MOSCOW, November 7 (R-Sport) – Russian football team Spartak Moscow has failed in a second bid to overturn its empty-stadium order after fans brandished a Nazi flag and committed acts of violence.
The flag, bearing a prominent swastika, was displayed on the same day as European football governing body UEFA punished Spartak’s rival CSKA Moscow for fans’ “racist behavior” in a Champions League match against Manchester City.
Spartak was ordered to play two league games behind closed doors as punishment for fans’ conduct during a 1-0 cup win over Shinnik Yaroslavl last week, and had already had one appeal turned down prior to Wednesday’s decision from the Russian football association.
The ruling, published on the Russian FA’s website, means that Spartak’s home game against league leader Zenit St. Petersburg on Sunday will be played in an empty stadium. The same conditions applied for Spartak’s 3-1 loss to Lokomotiv Moscow last week.
Spartak was also fined 600,000 rubles ($18,500).
The FA did not specify which part of Spartak’s punishment was for the display of the swastika flag, and which for violent behavior by fans.
Host team Shinnik, whose fans did not appear to be involved in any racist incidents, was ordered to play three games behind closed doors and to pay 500,000 rubles ($15,400).
UEFA cannot rule on the racism or violence since it did not occur in a continental competition.
Photographs of the incident accompanying Spartak’s website statement Friday appear to show the swastika flag being held by one man, while those around him, who are mostly wearing Spartak colors, do not seem to object.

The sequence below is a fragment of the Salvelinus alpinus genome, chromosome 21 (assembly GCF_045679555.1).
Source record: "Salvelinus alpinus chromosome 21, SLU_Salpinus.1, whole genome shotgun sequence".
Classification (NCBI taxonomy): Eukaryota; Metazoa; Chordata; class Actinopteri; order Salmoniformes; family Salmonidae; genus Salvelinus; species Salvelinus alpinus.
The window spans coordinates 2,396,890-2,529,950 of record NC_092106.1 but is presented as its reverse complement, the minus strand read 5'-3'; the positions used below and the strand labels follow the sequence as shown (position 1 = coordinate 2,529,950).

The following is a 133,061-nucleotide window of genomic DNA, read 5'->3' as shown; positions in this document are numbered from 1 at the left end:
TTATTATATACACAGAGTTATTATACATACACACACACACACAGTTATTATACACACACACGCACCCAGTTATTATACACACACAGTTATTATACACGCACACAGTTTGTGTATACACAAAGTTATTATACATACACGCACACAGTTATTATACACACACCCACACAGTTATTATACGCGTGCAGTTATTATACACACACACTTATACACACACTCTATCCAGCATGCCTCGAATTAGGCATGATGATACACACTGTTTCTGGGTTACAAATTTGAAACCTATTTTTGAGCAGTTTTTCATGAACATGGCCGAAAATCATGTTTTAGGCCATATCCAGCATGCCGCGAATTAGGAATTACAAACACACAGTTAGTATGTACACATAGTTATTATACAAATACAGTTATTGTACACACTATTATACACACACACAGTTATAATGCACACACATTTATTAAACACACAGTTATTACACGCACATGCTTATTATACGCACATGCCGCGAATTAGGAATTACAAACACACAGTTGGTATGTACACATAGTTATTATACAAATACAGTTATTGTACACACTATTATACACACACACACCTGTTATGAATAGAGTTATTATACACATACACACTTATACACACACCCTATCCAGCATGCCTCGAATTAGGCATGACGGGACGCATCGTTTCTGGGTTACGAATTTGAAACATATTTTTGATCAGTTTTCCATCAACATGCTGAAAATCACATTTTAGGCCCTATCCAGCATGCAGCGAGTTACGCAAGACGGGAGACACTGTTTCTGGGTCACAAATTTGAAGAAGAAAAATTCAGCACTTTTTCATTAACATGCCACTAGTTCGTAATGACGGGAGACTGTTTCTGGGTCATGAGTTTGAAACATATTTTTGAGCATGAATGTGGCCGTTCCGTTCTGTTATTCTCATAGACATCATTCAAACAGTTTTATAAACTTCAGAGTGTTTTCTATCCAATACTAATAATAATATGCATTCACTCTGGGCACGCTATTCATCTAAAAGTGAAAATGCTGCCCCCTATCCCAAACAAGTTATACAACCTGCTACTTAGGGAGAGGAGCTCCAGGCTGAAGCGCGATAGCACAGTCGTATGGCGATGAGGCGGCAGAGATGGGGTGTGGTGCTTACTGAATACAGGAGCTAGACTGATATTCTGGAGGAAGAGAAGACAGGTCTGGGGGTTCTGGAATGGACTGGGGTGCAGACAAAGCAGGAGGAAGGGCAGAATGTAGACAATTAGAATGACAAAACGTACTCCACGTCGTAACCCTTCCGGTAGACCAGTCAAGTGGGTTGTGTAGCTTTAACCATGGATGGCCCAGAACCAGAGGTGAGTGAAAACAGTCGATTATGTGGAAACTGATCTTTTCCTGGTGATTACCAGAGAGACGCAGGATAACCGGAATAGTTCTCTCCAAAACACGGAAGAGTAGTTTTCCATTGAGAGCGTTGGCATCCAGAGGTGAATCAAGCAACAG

The match was marred by repeated crowd trouble, with 78 arrests made after brawls between rival fans and police.
During the second half, the match was stopped for almost half an hour as police used water cannons against fans who were ripping up seats and hurling them at officers. Spartak eventually won 1-0 thanks to a Dmitry Kombarov penalty.
On Thursday, Spartak said authorities in the city of Yaroslavl were “unprepared” to deal with trouble and insisted that those waving the swastika flag "have no relation whatsoever to Spartak supporters."
Shinnik has placed the blame firmly on Spartak, issuing a statement thanking home fans for their support, while noting that: “Not all of our guests, the fans of the team from the capital, behaved themselves properly.”
The hard core of Spartak's supporters is notoriously ultra-nationalist. Police have vowed to investigate the fighting and swastika incidents.
Earlier Friday, Spartak offered an unspecified reward for any information on the “unknown provocateurs” waving the flag.
Russia over the summer introduced legislation aimed at curbing misbehavior at sports events, with the Sochi 2014 Winter Olympics and the 2018 football World Cup on the horizon.
The so-called Fan Law comes into effect on January 19, 2014. There have been more than 14,000 offenses committed at Russian sporting events over the last three years, according to Sports Ministry figures.